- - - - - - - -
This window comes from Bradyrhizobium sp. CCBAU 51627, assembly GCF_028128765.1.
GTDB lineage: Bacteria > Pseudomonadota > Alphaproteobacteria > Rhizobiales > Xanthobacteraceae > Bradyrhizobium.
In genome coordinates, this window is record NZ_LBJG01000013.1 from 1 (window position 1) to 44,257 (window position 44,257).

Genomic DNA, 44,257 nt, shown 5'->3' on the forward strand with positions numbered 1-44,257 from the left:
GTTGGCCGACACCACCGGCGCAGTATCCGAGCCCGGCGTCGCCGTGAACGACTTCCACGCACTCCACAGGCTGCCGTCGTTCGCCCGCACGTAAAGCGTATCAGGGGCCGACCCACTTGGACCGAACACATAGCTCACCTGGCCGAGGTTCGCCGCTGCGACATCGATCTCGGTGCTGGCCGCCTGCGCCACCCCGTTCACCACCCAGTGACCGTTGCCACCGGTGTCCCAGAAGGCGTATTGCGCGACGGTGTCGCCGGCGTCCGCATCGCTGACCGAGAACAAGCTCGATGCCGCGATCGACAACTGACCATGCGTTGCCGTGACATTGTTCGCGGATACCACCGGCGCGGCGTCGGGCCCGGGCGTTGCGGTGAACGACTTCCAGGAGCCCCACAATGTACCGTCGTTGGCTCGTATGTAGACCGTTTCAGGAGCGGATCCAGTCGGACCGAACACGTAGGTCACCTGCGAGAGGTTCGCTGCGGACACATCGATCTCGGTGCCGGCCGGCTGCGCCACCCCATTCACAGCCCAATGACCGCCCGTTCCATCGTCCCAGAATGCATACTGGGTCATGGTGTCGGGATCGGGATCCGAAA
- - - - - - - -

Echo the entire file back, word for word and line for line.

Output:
This window comes from Bradyrhizobium sp. CCBAU 51627, assembly GCF_028128765.1.
GTDB lineage: Bacteria > Pseudomonadota > Alphaproteobacteria > Rhizobiales > Xanthobacteraceae > Bradyrhizobium.
In genome coordinates, this window is record NZ_LBJG01000013.1 from 1 (window position 1) to 44,257 (window position 44,257).

Genomic DNA, 44,257 nt, shown 5'->3' on the forward strand with positions numbered 1-44,257 from the left:
GTTGGCCGACACCACCGGCGCAGTATCCGAGCCCGGCGTCGCCGTGAACGACTTCCACGCACTCCACAGGCTGCCGTCGTTCGCCCGCACGTAAAGCGTATCAGGGGCCGACCCACTTGGACCGAACACATAGCTCACCTGGCCGAGGTTCGCCGCTGCGACATCGATCTCGGTGCTGGCCGCCTGCGCCACCCCGTTCACCACCCAGTGACCGTTGCCACCGGTGTCCCAGAAGGCGTATTGCGCGACGGTGTCGCCGGCGTCCGCATCGCTGACCGAGAACAAGCTCGATGCCGCGATCGACAACTGACCATGCGTTGCCGTGACATTGTTCGCGGATACCACCGGCGCGGCGTCGGGCCCGGGCGTTGCGGTGAACGACTTCCAGGAGCCCCACAATGTACCGTCGTTGGCTCGTATGTAGACCGTTTCAGGAGCGGATCCAGTCGGACCGAACACGTAGGTCACCTGCGAGAGGTTCGCTGCGGACACATCGATCTCGGTGCCGGCCGGCTGCGCCACCCCATTCACAGCCCAATGACCGCCCGTTCCATCGTCCCAGAATGCATACTGGGTCATGGTGTCGGGATCGGGATCCGAAA